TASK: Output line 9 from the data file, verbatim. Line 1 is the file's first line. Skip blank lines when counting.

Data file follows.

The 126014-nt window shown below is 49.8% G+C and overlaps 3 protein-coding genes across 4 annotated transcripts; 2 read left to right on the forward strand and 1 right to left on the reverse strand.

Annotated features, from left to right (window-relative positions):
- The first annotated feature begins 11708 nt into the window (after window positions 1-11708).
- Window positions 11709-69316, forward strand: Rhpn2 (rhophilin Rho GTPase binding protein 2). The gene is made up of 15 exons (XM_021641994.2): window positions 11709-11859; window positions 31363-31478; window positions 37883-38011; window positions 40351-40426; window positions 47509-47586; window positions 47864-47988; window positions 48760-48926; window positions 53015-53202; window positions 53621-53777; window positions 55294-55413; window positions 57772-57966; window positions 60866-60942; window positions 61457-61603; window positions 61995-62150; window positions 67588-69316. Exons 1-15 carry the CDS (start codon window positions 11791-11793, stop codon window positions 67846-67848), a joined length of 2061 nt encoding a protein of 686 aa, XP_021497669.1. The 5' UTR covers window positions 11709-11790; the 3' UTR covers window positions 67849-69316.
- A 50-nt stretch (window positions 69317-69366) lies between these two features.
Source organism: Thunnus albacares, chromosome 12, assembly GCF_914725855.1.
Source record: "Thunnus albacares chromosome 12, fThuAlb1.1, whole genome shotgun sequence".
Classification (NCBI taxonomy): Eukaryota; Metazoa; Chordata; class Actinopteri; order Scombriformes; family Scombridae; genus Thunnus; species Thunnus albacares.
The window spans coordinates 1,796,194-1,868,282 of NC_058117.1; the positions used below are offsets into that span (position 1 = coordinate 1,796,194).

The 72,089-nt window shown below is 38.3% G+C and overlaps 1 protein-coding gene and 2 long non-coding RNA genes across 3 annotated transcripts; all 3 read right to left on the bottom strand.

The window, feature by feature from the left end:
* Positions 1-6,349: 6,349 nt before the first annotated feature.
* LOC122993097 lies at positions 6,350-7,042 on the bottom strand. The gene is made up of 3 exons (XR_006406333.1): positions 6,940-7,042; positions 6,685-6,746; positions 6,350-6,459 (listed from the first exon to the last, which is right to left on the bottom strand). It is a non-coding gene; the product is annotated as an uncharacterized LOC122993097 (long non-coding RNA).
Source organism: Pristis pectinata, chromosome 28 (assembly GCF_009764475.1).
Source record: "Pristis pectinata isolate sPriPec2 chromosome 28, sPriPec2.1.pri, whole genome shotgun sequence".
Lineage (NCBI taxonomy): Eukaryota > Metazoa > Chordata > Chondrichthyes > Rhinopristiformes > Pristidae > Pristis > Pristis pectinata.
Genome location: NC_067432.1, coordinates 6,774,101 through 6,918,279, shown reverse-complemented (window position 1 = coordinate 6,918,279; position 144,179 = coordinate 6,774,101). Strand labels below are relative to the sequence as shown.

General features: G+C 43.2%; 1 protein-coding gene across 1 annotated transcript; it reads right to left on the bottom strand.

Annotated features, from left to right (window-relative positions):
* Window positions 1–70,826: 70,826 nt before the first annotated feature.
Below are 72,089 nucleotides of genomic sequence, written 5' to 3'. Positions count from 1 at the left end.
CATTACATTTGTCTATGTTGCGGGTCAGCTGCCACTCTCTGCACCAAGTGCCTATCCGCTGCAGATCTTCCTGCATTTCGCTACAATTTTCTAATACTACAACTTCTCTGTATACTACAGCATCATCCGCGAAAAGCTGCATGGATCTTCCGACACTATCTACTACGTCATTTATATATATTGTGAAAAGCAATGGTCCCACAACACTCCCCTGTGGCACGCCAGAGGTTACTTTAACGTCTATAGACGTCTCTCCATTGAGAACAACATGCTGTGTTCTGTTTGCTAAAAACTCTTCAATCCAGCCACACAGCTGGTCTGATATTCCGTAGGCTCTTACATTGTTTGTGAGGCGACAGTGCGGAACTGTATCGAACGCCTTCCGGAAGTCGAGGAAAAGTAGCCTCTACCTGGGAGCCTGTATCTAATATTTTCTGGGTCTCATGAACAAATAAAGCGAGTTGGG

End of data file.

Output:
The window spans coordinates 1,796,194-1,868,282 of NC_058117.1; the positions used below are offsets into that span (position 1 = coordinate 1,796,194).